Nonprofit Brings Mental Health Support To Schools Amid Nationwide Youth Crisis

Mason Joseph Zimmer
high school students demonstrating to promote mental health awareness
instagram | @nhrhswellness

Although there was already much to be anxious about in the world and there likely will be in the next era we enter as a civilization, the past two years have been disastrous for our collective mental health.

Because while there are many varying forms of mental illness, just about all of them can be negatively impacted by what's going on in their sufferers' environments. And between the pandemic, the recent of outbreak of war, the political tumult, and the civil unrest we've seen in just two short years, it seems almost impossible to escape our unhealthy surroundings.

This is particularly concerning for youths and although some states have put measures in place to support the mental health struggles of children and teens, many in this age group are experiencing a quiet but serious mental health crisis nationwide.

And that's why one nonprofit has started partnering with schools to address the gaps in their support systems.

According to a scholastic mental health colation called the The Hopeful Futures Campaign, the pandemic's disruption of students' education has worsened an already existing mental health crisis among young people.

sad teen crouching with head in his arms in front of brick wall
pixabay | Wokandapix

And according to their report as obtained by Good Morning America, this is exacerbated by the fact that resources in place to address this crisis are scarce with Washington D.C. and Idaho averaging one school counsellor for every 500 students.

That situation is even worse in West Virginia, Missouri, Texas, Alaska, and Georgia as that ratio jumps up to one counsellor for every 4,000 students.

And while that's more than any one organization can handle, a nonprofit working to bolster mental health resources in high schools and colleges called the Jed Foundation is in more of a position than ever to make a difference.

Mackenzie Scott smiling
twitter | @mackenziescott

That's because they recently received an unrestricted $15 million donation from philanthropist Mackenize Scott — who has made a mission of donating the funds she acquired after divorcing Amazon founder Jeff Bezos — which will allow them to directly help over 12 million students.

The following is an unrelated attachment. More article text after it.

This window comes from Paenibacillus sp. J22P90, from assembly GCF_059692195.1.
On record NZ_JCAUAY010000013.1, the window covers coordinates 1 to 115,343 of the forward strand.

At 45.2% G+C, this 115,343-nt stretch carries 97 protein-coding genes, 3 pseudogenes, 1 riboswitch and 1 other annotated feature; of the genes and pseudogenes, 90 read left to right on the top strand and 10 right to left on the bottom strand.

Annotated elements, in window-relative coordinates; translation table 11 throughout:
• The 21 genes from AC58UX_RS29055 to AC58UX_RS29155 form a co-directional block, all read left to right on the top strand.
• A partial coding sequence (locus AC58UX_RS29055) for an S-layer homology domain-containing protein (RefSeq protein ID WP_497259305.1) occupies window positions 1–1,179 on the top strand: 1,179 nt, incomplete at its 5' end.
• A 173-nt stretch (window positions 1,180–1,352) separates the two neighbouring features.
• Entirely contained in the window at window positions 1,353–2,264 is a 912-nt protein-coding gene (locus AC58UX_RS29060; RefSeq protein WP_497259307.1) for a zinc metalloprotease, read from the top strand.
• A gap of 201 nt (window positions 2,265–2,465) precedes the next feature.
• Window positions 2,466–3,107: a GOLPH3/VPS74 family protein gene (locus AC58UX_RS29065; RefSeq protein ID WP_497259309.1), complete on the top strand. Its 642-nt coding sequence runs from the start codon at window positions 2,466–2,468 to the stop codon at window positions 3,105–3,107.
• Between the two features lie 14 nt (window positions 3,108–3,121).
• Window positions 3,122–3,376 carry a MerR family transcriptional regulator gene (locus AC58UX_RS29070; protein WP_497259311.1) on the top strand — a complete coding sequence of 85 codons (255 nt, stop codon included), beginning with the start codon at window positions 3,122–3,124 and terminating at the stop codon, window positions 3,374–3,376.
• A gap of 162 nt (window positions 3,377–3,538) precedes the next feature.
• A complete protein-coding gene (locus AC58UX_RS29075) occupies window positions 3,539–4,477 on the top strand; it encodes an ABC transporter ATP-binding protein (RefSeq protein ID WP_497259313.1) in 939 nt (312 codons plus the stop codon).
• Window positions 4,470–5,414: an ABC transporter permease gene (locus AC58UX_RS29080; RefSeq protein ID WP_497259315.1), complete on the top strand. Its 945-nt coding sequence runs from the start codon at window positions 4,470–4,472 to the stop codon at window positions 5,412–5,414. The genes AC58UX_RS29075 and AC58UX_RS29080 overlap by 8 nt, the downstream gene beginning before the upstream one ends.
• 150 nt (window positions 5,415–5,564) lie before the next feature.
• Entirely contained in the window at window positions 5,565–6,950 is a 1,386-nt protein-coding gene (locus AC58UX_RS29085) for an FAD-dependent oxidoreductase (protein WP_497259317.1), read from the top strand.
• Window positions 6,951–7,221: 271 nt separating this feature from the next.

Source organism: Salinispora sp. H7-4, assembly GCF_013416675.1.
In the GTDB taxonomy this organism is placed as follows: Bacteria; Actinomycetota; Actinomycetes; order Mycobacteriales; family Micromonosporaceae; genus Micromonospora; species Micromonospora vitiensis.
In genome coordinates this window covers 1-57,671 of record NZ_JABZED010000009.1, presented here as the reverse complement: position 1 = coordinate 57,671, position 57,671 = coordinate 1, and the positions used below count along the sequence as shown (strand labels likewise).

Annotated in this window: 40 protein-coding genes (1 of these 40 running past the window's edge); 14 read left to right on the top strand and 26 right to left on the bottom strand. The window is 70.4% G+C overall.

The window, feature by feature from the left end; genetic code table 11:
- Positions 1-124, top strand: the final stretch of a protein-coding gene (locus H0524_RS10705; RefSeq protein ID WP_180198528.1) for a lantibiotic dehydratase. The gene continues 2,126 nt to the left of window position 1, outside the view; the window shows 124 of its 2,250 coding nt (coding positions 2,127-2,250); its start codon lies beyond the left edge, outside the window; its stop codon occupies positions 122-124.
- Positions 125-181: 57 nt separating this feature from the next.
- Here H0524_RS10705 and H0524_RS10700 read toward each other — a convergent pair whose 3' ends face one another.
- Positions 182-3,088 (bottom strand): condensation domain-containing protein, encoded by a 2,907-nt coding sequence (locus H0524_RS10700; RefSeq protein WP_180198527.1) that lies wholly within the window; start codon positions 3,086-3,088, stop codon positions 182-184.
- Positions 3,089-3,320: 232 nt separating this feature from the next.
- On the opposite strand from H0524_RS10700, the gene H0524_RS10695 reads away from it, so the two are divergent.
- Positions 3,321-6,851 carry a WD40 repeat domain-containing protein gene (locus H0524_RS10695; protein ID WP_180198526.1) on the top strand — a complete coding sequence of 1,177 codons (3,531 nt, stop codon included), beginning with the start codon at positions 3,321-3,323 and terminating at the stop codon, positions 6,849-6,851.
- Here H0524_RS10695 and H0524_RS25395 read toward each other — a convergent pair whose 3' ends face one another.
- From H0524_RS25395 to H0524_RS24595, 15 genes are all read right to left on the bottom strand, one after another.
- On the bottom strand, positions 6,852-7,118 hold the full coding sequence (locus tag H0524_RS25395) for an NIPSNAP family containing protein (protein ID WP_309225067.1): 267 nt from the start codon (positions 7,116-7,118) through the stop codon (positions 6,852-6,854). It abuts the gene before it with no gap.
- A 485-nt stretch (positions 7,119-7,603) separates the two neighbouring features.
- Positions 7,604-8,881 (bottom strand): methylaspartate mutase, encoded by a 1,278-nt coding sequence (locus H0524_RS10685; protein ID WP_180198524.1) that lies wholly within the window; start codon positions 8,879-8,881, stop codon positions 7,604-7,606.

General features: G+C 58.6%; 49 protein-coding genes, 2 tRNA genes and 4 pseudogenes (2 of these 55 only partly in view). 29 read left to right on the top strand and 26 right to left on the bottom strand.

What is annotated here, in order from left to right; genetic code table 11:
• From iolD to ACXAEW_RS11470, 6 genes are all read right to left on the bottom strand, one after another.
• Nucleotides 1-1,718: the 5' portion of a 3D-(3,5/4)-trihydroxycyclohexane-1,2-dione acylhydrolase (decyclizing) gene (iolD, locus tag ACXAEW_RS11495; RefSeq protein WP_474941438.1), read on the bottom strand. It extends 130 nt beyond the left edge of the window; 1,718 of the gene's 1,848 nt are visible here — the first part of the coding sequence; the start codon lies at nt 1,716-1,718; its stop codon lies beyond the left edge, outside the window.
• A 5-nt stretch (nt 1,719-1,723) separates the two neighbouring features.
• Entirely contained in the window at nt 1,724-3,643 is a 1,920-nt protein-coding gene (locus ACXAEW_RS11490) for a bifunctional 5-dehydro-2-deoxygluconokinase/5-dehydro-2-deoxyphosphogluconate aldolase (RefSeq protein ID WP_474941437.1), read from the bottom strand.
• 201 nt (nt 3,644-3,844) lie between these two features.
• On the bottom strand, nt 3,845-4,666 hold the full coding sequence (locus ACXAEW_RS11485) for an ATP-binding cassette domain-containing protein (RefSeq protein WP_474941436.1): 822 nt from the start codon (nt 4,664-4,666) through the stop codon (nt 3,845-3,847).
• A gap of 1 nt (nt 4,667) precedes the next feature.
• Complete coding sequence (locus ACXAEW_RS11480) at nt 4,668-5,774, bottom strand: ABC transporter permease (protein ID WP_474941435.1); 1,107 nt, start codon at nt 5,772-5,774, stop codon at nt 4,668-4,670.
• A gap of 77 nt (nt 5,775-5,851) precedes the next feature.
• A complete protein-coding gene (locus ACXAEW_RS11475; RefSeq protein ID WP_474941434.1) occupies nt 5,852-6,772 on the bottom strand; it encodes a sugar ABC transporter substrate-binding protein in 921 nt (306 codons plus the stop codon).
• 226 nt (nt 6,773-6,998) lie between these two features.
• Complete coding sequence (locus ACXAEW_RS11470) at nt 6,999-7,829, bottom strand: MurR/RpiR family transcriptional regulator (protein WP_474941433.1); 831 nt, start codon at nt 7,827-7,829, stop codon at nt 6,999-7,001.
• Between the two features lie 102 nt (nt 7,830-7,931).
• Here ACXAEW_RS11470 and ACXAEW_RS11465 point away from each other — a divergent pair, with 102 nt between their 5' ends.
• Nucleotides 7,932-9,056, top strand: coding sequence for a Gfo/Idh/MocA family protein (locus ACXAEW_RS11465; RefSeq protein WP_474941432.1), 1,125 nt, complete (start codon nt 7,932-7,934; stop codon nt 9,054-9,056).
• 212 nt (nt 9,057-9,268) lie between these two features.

The Jed Foundation's CEO John MacPhee has said that its ultimate goal is to triple the number of students they can reach and they've edged ever closer to it after receiving the largest donation in the organization's history.

In MacPhee's words, "You could also argue that schools are less equipped to be able to actually provide [mental health] support than they were before COVID-19, so we're hearing just a tremendous need."

And one of the places where they've seen this need is at Northern Highlands Regional High School in Allendale, New Jersey. This school got into contact with the Jed Foundation at the urging of a parent after tragedy struck two alumni during their freshman year of college.

As the school's wellness and equity director Dr. Jessica Verdicchio said, "We are a pretty high-achieving district and there's a lot of pressure surrounding college and the kind of college that you go to and a lot of anxiety around academics and academic pressure. Our school community was not naïve to the fact that we have and have had challenges."

So after creating a coalition of students, alumni, parents, teachers, and administrators to determine what needed to change, Northern Highlands and the Jed foundation worked to introduce some sweeping responses.

These included a speaker series for parents that addressed topics like substance abuse and mental health, but it also saw the school train its entire student body of 1,300 people to identify students struggling with mental health issues and to know how to respond to their challenges.

Northern Highlands also conducts quarterly check-ins with each student and connects them with a counsellor if they're found to be struggling.

And as Verdicchio added, "We're offering parent training and infusing language regarding mental health and how to cope and how to ask for help as part of the fabric of our school. It's allowed our school as a whole to feel supported."

h/t: Good Morning America

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